Ten Dolphins notes, thoughts and postscripts from Thursday’s win against the Jaguars:
▪ Who were the best-performing Dolphins in week 3 of preseason?
According to Pro Football Focus’ grading system, Miami’s top three performers on offense (minimum 20 snaps) were quarterback Josh Rosen (90.9 grade), tight end Nick O’Leary (74.5) and center Daniel Kilgore (71.3).
The top three performers on defense (minimum 20 snaps) were linebacker Jerome Baker (90.7), cornerback Eric Rowe (89.5) and defensive end Dwayne Hendrix (84.2).
Defensive end Charles Harris, incidentally, had five quarterback pressures in 21 pass rushing snaps — a second consecutive strong performance.
▪ Though the offensive line remained inconsistent — not surprising with two rookies starting and left tackle Laremy Tunsil given the night off — coach Brian Flores didn’t indicate that there would be changes with the first group.
“They’re starting to understand how to play together, their strengths, their weaknesses,” Flores said. “Hopefully, we’ll continue to do that.”
PFF gave center Kilgore the highest grade on the offensive line (71.3), following by Chris Reed at 68.8, Jesse Davis (54.9), Jordan Mills (53), Aaron Monteiro (51.9), Michael Deiter (51.1) and Shaq Calhoun (50.0) and Zach Sterup (48.2 in 19 snaps). Sterup started at left tackle in place of Tunsil.
So the two rookie guards — Deiter and Calhoun — graded out the worst of the linemen among players with at least 20 snaps, according to PFF. They also each allowed three quarterback pressures.
▪ Flores said Josh Rosen’s play makes the quarterback decision “harder,” but I’m not sure why it’s difficult at all.
In the first year of a rebuild, the only justification to start Ryan Fitzpatrick is if he was clearly better than Rosen in training camp and preseason. And he hasn’t been.
Rosen — based on the preseason body of work — has been as good in practice and better in games. So there’s no loss of credibility with your players by starting Rosen, even though we understand his mastery of the offense and what’s required of him (including identifying the mike linebacker) isn’t as strong as Fitzpatrick’s.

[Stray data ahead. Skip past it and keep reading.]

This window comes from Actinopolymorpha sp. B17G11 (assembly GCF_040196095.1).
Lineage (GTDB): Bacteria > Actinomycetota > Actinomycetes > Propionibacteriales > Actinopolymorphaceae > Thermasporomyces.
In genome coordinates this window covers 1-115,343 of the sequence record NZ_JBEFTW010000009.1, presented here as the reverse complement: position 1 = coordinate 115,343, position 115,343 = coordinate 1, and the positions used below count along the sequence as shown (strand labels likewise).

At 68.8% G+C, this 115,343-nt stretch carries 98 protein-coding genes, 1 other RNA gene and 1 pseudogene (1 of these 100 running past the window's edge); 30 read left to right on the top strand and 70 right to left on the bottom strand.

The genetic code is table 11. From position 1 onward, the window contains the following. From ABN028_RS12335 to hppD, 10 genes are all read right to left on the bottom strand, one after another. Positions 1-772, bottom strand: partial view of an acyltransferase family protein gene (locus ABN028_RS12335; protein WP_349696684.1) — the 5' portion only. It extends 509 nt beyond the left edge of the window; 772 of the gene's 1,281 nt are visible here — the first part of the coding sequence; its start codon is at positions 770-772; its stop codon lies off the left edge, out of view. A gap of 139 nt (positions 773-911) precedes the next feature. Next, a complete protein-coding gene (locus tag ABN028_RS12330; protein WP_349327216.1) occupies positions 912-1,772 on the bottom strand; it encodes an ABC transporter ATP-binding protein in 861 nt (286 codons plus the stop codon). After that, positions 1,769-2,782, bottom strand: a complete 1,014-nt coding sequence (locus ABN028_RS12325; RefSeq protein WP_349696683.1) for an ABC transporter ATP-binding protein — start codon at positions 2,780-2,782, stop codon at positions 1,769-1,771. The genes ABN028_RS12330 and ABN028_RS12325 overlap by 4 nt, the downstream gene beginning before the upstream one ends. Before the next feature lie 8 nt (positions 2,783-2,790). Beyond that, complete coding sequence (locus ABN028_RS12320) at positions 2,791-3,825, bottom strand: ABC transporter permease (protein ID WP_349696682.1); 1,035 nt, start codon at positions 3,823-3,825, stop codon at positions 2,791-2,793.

And don’t tell me you don’t want Rosen to face excellent defenses in Baltimore, Dallas and the Chargers early in the season. Those are precisely the types of defenses you want to see Rosen play in evaluating whether he’s potentially the long-term answer.
Everyone knows a top-three priority this season is determining whether Rosen is the answer at quarterback. If he doesn’t start in the first month, that would suggest a disconnect between the franchise’s overall rebuilding mission and Flores’ preoccupation with winning above all else. This is the type of thing that should have been discussed with management at the time of the trade.
Pro Football Focus’ Ryan Smith made a good point on Twitter, noting that “Rosen was actually under pressure a higher % of his drop backs than Fitzpatrick was... The difference was Rosen escaped the pressure and made some great throws downfield (backups or not) and scrambled for nice gains on the ground too (which Fitz didn’t do).”
Flores said a decision on the quarterback will be made when the team starts preparing for the season opener against Baltimore, which will be “fairly soon.”
Fitzpatrick’s take after Thursday’s game: “It was obviously very sloppy in the first half, had some third down throws that I think I could have made better plays on .... I feel very comfortable with where I’m at right now.”